15 Best Sean Connery films (1)
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Sean Connery, the iconic James Bond actor, has died aged 90

Iconic Scottish actor, Sean Connery, has died at the age of 90. While no detailed information has about his passing has been released, numerous sources have confirmed that the beloved James Bond actor has passed away.

Connery, who won an Academy Award, two BAFTA Awards and three Golden Globes throughout his illustrious career, shot to fame when he became the first actor to portray the character James Bond in a film which has since been propelled into one of cinema’s most successful franchises.

According to reports in the BBC, Connery passed away during the night in his sleep. It is understood that the legendary actor, who has been unwell for a prolonged period of time, was residing in the Bahamas when he died.

Connery, who starred in seven different James Bond films between 1962 and 1983, also went on to appear in numerous different critically acclaimed pictures, most notably in 1988 when he won the Academy Award for Best Supporting Actor for his role in Brian De Palma’s brilliant film The Untouchables.

Elsewhere, in a career that has spanned decades of brilliant acting, Connery also appeared in films such as Marnie in 1964, Murder on the Orient Express in 1974, The Man Who Would Be King a year later, The Name of the Rose in the mid-80s, Indiana Jones and the Last Crusade (1989), The Hunt for Red October (1990), Dragonheart in 1996 and many, many more.

Not content with his haul of achievements, the actor also received a lifetime achievement award in the US with a Kennedy Centre Honour in 1999. As well as being knighted Sir Sean in 2000, Connery also received the Cecil B. DeMille Award and a Henrietta Award for his commitment to the arts.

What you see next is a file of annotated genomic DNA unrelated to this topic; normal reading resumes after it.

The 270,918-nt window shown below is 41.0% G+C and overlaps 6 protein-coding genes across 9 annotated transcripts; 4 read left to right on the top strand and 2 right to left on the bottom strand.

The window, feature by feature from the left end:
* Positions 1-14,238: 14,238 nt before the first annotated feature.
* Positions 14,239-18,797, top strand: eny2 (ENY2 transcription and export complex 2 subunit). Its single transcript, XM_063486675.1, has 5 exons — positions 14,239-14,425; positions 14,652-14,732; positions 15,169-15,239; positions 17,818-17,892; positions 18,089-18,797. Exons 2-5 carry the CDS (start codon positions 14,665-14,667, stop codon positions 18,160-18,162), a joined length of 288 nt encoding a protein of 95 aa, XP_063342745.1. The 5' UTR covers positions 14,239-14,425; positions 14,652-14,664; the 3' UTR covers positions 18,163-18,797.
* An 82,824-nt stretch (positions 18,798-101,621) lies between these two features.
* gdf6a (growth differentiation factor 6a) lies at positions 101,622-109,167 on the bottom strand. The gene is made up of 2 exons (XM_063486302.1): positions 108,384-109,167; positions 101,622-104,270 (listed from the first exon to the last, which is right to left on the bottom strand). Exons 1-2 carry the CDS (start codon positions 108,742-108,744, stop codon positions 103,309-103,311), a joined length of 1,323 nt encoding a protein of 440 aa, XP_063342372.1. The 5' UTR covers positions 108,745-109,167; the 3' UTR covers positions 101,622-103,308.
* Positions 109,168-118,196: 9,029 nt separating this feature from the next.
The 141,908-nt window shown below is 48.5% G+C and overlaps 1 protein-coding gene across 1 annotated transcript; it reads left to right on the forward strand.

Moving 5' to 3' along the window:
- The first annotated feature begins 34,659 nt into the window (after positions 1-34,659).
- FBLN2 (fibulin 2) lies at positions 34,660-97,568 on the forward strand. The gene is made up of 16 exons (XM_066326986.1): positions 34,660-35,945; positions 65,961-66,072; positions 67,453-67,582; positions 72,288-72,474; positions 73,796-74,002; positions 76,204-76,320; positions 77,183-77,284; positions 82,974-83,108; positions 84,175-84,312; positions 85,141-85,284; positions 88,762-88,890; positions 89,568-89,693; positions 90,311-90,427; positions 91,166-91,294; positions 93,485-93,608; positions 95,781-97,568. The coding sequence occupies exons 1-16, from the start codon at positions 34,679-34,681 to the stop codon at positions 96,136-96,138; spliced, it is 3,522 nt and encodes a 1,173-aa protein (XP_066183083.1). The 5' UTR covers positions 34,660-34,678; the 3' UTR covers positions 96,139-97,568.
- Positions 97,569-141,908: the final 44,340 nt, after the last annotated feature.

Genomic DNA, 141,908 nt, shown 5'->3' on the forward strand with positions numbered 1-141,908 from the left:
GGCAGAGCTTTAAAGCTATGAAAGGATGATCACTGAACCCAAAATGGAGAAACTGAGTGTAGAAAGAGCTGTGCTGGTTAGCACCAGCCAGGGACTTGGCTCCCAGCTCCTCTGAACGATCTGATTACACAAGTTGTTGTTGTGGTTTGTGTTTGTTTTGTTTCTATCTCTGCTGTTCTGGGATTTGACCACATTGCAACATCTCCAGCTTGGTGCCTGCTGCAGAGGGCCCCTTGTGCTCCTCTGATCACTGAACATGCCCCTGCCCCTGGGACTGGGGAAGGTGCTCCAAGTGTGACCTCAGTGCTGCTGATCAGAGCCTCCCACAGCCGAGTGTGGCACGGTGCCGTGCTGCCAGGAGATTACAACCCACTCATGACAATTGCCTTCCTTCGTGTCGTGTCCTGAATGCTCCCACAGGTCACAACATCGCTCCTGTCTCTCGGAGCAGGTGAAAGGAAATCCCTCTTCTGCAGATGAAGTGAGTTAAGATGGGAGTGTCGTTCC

Early on in his life, Connery worked as a milkman, a lorry driver, a lifeguard and even a coffin polisher at one point. He was also a keen footballer who was offered a contract by Matt Busby, the erstwhile manager of Manchester United but Connery turned it down. He recalled, “I realised that a top-class footballer could be over the hill by the age of 30, and I was already 23. I decided to become an actor and it turned out to be one of my more intelligent moves.” To add to his income, Connery helped out backstage at the King’s Theatre in late 1951.

Connery, often outspoken on his beliefs, saw the world of cinema as his calling, one he was destined to succeed within as long as he worked true to his self. “I’m an actor – it’s not brain surgery. If I do my job right, people won’t ask for their money back,” he once famously said.

“I can’t afford to slow down. As long as there’s enough enthusiasm, then one wants to continue,” he added, in a sentiment that rings true considering that the actor continued to take action film jobs beyond his 70th birthday. 

Connery, despite becoming internationally recognisable for one iconic role, was never one to rest on his laurels. The actor always strived for perfection, always wanted to push his comfort zone to new levels. “I haven’t found anywhere in the world where I want to be all the time,” he once commented. “The best of my life is the moving. I look forward to going.” It is that desire that made Sean Connery a Hollywood icon.

Connery is survived by his second wife, Micheline Roquebrune; his son by Cilento, actor Jason Connery and a grandson from Jason’s marriage.

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